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Precarious work conditions, public policy and social insecurity: subjective processes and ruralities in northeastern region of São Paulo State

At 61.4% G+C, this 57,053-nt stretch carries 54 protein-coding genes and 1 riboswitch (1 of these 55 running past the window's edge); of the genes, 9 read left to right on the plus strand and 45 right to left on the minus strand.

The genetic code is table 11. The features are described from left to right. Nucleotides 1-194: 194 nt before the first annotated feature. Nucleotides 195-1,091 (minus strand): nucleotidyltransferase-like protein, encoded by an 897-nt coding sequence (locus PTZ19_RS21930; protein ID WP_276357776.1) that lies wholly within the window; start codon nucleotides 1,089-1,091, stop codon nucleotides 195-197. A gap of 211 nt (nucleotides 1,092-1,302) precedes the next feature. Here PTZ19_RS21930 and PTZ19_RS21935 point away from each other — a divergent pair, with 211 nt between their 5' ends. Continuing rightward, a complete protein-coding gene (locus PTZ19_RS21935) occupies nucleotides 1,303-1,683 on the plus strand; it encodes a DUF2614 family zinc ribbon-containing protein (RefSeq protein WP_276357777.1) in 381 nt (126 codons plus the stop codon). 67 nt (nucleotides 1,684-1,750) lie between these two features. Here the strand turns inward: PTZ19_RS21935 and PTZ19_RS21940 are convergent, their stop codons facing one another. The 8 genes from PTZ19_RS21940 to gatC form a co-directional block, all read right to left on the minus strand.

This research intends to undertake further investigation on the organizational process of rural settlements of SDP (Sustainable Development Project) type, having as object of study the relationship established between precarious employment, public policies for poverty control and subjective processes of settled rural workers in the Ribeirão Preto city region. Despite political and social gains of establishment of the settlements, there still remaining problems related to lack of productive infrastructure that, associated with workers' sociocultural characteristics, do not allow to think about them as ways of dealing with problems related to environmental degradation and poverty. If participation in institutional markets encouraged the creation of new economic organizations and have contributed to generate minimal income, the lack of title of land tenure prevents access to new credit for investing in infrastructure that will be produced in order to overcome poverty. Without the prospect of emancipation and driven by social insecurity, the settlers return to the urban job market in search of income, depending on government programs for poverty control. Is important to undertake further research on how that happens and in what senses the workers attribute the coexistence of casual, formal and / or informal precarious work in the city and the countryside, with the participation in these programs, particularly those that finance small family production, those who create institutional markets for disposing of small family farms and those of income transfer. This subject will be discussed within the scope of a conceptual framework to enable capturing the movements between social structure and process, the objective and subjective conditionings guiding the actions of individuals. The hypothesis is that the arrangements made by each family to ensure survival just keeps on its precarious conditions of social reproduction and, above all, may weaken the organizational process of individuals for real emancipation of the settlement project. The overall objective of research is to understand strategies and production arrangements developed by the rural worker settlers who move between countryside and town in search of survival and social security as well as their social representations on this condition. A case study will be conducted in Sepé Tiaraju Settlement, which has 79 families, intentionally chosen because they are the first SDP deployed in São Paulo, with ten years of official existence and not yet emancipated. Research will be conducted through: bibliographical and documentary research; semi-structured and unstructured interviews; seminars, workshops and discussion groups. Taken together, information from these various sources will be triangulated to: 1. Organize a general framework of public policies implemented in the territory; 2. Organize the mapping of work activities performed by households and 3. Identify representations about situations experienced in work performed in and out of the settlement and participation as beneficiaries of public policies. Such representations, in turn, will be systematized and analyzed to identify consensus, dissent and their respective anchorages. Contents of general systematization will be submitted for discussion with participants in the research process as a way of validating data and socialization of knowledge. A detailed, quantitative and qualitative picture of the survival strategies and of the social representations of settler families is expected, which is important to support the assessment of settlement projects and the formulation of appropriate public policies to promote their emancipation, in accordance with the current policy that advocates of rural settlements, especially those of SDP type. (AU)